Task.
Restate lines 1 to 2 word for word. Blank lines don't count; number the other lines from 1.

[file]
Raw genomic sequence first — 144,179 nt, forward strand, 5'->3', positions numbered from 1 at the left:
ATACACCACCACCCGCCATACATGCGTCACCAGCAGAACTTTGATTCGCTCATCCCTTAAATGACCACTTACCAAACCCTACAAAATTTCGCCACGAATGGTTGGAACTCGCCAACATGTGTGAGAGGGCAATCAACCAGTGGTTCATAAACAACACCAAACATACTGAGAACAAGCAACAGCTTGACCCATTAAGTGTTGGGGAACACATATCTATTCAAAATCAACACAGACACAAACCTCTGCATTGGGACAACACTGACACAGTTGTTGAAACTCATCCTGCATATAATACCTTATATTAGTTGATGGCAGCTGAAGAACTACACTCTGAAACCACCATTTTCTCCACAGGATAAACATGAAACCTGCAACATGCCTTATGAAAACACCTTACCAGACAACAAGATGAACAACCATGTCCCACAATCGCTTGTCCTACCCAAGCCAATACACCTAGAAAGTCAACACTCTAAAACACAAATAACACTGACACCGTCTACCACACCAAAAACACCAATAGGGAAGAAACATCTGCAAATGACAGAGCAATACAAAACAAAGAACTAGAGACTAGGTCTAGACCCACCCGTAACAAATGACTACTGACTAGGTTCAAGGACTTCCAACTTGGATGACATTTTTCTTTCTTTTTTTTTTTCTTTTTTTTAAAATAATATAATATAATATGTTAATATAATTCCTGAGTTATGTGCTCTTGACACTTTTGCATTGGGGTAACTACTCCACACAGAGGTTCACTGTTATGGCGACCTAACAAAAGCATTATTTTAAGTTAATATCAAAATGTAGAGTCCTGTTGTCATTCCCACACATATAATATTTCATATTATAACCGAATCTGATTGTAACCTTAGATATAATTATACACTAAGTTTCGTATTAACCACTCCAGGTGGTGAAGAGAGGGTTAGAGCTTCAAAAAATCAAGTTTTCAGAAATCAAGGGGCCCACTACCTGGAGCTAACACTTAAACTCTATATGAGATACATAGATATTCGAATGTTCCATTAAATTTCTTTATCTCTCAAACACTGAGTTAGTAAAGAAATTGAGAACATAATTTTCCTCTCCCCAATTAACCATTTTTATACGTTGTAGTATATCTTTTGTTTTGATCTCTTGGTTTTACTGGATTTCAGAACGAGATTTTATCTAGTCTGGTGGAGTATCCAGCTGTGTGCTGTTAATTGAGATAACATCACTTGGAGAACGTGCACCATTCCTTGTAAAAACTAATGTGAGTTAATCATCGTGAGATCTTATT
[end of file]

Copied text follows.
Raw genomic sequence first — 144,179 nt, forward strand, 5'->3', positions numbered from 1 at the left:
ATACACCACCACCCGCCATACATGCGTCACCAGCAGAACTTTGATTCGCTCATCCCTTAAATGACCACTTACCAAACCCTACAAAATTTCGCCACGAATGGTTGGAACTCGCCAACATGTGTGAGAGGGCAATCAACCAGTGGTTCATAAACAACACCAAACATACTGAGAACAAGCAACAGCTTGACCCATTAAGTGTTGGGGAACACATATCTATTCAAAATCAACACAGACACAAACCTCTGCATTGGGACAACACTGACACAGTTGTTGAAACTCATCCTGCATATAATACCTTATATTAGTTGATGGCAGCTGAAGAACTACACTCTGAAACCACCATTTTCTCCACAGGATAAACATGAAACCTGCAACATGCCTTATGAAAACACCTTACCAGACAACAAGATGAACAACCATGTCCCACAATCGCTTGTCCTACCCAAGCCAATACACCTAGAAAGTCAACACTCTAAAACACAAATAACACTGACACCGTCTACCACACCAAAAACACCAATAGGGAAGAAACATCTGCAAATGACAGAGCAATACAAAACAAAGAACTAGAGACTAGGTCTAGACCCACCCGTAACAAATGACTACTGACTAGGTTCAAGGACTTCCAACTTGGATGACATTTTTCTTTCTTTTTTTTTTTCTTTTTTTTAAAATAATATAATATAATATGTTAATATAATTCCTGAGTTATGTGCTCTTGACACTTTTGCATTGGGGTAACTACTCCACACAGAGGTTCACTGTTATGGCGACCTAACAAAAGCATTATTTTAAGTTAATATCAAAATGTAGAGTCCTGTTGTCATTCCCACACATATAATATTTCATATTATAACCGAATCTGATTGTAACCTTAGATATAATTATACACTAAGTTTCGTATTAACCACTCCAGGTGGTGAAGAGAGGGTTAGAGCTTCAAAAAATCAAGTTTTCAGAAATCAAGGGGCCCACTACCTGGAGCTAACACTTAAACTCTATATGAGATACATAGATATTCGAATGTTCCATTAAATTTCTTTATCTCTCAAACACTGAGTTAGTAAAGAAATTGAGAACATAATTTTCCTCTCCCCAATTAACCATTTTTATACGTTGTAGTATATCTTTTGTTTTGATCTCTTGGTTTTACTGGATTTCAGAACGAGATTTTATCTAGTCTGGTGGAGTATCCAGCTGTGTGCTGTTAATTGAGATAACATCACTTGGAGAACGTGCACCATTCCTTGTAAAAACTAATGTGAGTTAATCATCGTGAGATCTTATT